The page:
The hottest issue in the EEO area is pay discrimination. In the news it is often written that women earn approximately 20 cents or more less than a male counterpart. When it is broken down by race, the disparity grows even larger. However, does disparity mean discrimination?
Late yesterday, the U.S. Department of Labor published its new proposed rule raising the Fair Labor Standards Act (FLSA) “white collar” exemption to $35,308/year or $679/week from $23,660/yr. or $455/week. The salary level test is one of three criteria that must be met to legally exempt an employee from overtime and some recordkeeping requirements.
A number of Democratic contenders for president have signed on to the slogan, Medicare-for-All. But there is confusion as to what it means and how to pay for it.
Employers are increasingly broadening their scope of employee benefits to meet the changing demands of the workforce. Telemedicine, employee discount programs, and elder-care resources top the list of most used employee benefits in 2018.
Late Thursday, Governor Snyder signed the Minimum Wage law (SB 1171) that takes Michigan’s minimum wage to a maximum of $12.05/hr. in 2030 and removed the future indexing of the minimum wage to inflation. He also signed the Earned Sick Time law (SB 1175) that implements paid time off for employee or family member illness, injury, domestic violence, and sexual assault. The new law applies to employers with over 50 employees.
Last week was a big push by the Trump administration to reduce benefit burdens on small businesses by re-energizing Health Reimbursement Accounts (HRAs) and 401Ks. These efforts will make an impact towards coverage of small employer employees with both healthcare and 401K access and allow these employers to be more competitive in the war for talent.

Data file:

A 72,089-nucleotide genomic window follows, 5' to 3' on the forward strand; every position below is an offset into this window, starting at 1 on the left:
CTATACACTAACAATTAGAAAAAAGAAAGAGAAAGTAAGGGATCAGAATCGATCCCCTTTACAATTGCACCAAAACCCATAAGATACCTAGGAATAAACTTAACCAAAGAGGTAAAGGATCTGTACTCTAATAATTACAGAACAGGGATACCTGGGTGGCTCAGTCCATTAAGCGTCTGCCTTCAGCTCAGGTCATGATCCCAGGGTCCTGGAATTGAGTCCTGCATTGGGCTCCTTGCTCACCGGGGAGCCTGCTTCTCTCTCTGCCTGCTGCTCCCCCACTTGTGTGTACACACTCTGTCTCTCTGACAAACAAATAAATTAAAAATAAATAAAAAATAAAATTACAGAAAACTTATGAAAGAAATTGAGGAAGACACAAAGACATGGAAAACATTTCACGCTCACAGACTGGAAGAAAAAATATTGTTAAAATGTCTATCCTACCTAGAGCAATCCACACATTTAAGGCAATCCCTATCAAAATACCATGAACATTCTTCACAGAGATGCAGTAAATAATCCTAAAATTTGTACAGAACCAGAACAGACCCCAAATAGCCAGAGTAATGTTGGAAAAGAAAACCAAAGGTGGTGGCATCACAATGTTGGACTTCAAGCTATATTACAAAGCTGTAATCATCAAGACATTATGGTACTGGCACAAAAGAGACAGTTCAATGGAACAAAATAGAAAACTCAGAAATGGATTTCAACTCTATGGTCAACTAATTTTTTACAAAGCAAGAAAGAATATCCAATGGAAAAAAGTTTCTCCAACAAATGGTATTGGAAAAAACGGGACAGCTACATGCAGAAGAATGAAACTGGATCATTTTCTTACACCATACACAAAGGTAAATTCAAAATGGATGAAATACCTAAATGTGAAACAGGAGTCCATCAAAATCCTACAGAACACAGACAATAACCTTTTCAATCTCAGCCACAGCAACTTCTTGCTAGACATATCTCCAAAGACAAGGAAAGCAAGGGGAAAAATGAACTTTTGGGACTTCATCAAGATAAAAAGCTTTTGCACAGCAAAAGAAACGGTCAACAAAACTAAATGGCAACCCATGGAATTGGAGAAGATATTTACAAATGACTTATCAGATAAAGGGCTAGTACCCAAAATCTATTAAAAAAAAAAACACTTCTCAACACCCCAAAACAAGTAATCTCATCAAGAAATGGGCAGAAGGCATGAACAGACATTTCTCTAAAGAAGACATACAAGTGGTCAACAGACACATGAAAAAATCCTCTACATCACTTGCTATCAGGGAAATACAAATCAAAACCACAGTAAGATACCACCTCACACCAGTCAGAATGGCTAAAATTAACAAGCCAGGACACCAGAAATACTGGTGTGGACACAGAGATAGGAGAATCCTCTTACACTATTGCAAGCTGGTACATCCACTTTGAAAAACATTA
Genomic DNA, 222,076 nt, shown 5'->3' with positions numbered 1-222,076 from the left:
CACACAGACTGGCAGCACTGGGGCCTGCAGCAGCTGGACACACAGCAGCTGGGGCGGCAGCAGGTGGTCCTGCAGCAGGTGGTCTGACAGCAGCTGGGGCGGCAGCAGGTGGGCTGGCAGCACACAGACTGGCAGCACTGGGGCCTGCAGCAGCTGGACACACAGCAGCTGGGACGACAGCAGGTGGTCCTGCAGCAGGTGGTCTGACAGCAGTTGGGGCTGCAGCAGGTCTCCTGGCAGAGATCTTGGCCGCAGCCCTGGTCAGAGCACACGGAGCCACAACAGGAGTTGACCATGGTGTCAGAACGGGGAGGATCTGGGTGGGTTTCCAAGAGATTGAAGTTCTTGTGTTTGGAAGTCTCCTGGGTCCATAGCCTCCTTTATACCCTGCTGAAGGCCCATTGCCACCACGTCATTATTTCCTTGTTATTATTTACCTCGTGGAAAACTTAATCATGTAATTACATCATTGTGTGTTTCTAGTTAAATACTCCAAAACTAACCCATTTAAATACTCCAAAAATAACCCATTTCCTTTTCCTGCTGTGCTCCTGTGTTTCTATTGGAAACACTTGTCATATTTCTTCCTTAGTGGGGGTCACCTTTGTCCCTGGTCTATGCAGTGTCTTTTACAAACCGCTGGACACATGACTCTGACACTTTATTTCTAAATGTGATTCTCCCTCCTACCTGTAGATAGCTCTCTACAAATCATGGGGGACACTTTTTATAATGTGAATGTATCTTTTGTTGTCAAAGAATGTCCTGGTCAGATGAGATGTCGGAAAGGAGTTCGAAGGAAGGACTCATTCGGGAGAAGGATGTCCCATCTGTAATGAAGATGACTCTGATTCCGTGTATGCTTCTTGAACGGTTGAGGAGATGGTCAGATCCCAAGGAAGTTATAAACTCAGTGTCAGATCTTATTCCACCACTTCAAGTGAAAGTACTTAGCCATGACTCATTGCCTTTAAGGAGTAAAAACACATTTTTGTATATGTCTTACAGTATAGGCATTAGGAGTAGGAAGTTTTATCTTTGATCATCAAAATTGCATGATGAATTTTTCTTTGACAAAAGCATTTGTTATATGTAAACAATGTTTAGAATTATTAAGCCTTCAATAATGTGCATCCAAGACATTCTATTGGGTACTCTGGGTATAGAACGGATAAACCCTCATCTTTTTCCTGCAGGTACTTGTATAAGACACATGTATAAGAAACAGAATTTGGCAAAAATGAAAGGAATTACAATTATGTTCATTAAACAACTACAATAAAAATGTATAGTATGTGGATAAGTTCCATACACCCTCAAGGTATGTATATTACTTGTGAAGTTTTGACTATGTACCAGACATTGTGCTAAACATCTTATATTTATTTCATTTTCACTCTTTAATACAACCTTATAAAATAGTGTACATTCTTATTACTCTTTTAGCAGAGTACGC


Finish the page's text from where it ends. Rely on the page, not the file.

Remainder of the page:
The White House Administration’s Council of Advisors on Science and Technology predicts that by 2020 the U.S. will be short 1 million tech professionals. How can employers do their part to help this growing shortage?
Last week the U.S. Department of Labor’s (DOL’s) Wage and Hour Division issued a set of new Opinion Letters on the following questions:
According to a Payscale study of 160,000 employees throughout the country, 37% of employees have asked for raises. Of those who did, 70% received one. 39% got what they asked for, and 31% got less than what they requested.
A lawsuit by 20 states was filed in federal court in Texas challenging the constitutionality of the Affordable Care Act (ACA) in February. Texas argues that last year’s tax reform law, which stripped the ACA of the individual mandate, made the ACA unconstitutional. If the individual mandate is stripped away, the Department of Justice (DOJ), agreeing with Texas, argues that two other key parts of Obamacare should fall with it.
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